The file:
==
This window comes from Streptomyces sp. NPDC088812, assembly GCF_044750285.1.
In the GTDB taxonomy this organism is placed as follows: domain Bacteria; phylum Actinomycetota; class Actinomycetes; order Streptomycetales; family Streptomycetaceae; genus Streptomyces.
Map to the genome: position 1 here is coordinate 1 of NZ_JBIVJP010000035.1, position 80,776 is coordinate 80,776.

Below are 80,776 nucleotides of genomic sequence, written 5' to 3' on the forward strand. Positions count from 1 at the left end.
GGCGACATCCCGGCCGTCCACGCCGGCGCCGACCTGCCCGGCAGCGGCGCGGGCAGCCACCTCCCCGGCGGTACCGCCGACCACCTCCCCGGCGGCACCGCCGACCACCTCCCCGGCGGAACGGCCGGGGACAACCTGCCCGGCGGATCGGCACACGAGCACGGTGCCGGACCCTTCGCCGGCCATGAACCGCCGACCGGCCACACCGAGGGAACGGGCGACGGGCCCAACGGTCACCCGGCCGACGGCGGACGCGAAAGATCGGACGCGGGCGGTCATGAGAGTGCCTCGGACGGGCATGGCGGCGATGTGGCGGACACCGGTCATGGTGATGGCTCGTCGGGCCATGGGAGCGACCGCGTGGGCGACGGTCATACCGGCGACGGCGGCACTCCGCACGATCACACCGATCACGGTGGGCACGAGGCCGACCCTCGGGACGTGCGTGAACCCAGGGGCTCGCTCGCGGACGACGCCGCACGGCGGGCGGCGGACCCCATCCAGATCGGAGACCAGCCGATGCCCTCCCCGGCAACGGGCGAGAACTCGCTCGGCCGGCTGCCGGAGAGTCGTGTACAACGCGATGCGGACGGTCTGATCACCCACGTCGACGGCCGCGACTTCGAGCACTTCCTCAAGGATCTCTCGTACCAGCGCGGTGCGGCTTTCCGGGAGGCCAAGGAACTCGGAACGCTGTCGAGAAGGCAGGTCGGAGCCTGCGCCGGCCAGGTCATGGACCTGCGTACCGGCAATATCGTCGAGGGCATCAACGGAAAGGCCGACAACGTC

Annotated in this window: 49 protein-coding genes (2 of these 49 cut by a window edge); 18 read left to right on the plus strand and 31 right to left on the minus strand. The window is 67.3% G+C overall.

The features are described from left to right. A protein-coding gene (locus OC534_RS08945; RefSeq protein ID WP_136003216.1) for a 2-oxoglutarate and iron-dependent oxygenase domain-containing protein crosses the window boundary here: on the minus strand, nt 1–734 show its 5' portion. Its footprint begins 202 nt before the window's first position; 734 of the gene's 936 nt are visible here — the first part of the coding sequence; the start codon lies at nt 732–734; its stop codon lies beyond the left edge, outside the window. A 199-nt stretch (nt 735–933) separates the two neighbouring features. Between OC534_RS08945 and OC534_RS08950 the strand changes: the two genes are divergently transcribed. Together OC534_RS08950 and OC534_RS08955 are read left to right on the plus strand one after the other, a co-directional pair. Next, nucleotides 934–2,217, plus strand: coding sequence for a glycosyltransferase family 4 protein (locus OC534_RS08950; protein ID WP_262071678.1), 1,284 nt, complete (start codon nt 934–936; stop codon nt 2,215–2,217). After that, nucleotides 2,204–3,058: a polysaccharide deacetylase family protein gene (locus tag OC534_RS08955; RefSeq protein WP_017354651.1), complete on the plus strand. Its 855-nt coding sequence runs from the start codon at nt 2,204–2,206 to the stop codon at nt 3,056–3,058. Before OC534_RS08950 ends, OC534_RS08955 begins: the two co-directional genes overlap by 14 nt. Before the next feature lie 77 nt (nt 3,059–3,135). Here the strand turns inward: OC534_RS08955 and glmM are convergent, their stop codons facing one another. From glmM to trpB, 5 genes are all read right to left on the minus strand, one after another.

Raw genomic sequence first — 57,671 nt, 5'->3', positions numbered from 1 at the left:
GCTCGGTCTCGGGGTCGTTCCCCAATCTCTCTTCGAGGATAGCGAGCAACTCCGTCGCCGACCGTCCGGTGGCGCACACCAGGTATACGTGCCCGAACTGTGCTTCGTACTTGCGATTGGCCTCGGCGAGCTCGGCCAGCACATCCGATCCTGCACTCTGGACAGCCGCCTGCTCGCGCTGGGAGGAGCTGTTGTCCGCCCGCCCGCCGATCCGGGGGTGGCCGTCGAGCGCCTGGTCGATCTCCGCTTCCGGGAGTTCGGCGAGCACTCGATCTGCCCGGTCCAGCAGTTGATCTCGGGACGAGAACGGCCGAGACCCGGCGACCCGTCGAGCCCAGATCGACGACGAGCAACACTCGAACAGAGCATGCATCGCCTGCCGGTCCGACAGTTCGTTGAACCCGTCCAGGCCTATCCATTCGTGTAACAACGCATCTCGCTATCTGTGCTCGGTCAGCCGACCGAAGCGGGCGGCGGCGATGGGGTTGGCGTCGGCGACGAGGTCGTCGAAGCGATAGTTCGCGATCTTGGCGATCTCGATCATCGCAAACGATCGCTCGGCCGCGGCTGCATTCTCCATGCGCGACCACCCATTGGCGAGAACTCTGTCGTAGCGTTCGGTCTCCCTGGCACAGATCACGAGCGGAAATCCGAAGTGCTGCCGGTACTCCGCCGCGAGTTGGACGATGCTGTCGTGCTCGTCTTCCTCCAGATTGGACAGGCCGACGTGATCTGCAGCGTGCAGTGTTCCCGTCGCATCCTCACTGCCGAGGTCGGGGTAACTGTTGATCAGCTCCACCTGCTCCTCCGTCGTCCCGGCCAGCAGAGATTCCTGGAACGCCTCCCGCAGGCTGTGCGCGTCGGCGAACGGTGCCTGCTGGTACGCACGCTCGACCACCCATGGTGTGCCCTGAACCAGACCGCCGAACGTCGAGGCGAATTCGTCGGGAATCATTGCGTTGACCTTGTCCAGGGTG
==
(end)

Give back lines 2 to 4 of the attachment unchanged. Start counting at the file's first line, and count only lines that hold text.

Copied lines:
In the GTDB taxonomy this organism is placed as follows: domain Bacteria; phylum Actinomycetota; class Actinomycetes; order Streptomycetales; family Streptomycetaceae; genus Streptomyces.
Map to the genome: position 1 here is coordinate 1 of NZ_JBIVJP010000035.1, position 80,776 is coordinate 80,776.

Below are 80,776 nucleotides of genomic sequence, written 5' to 3' on the forward strand. Positions count from 1 at the left end.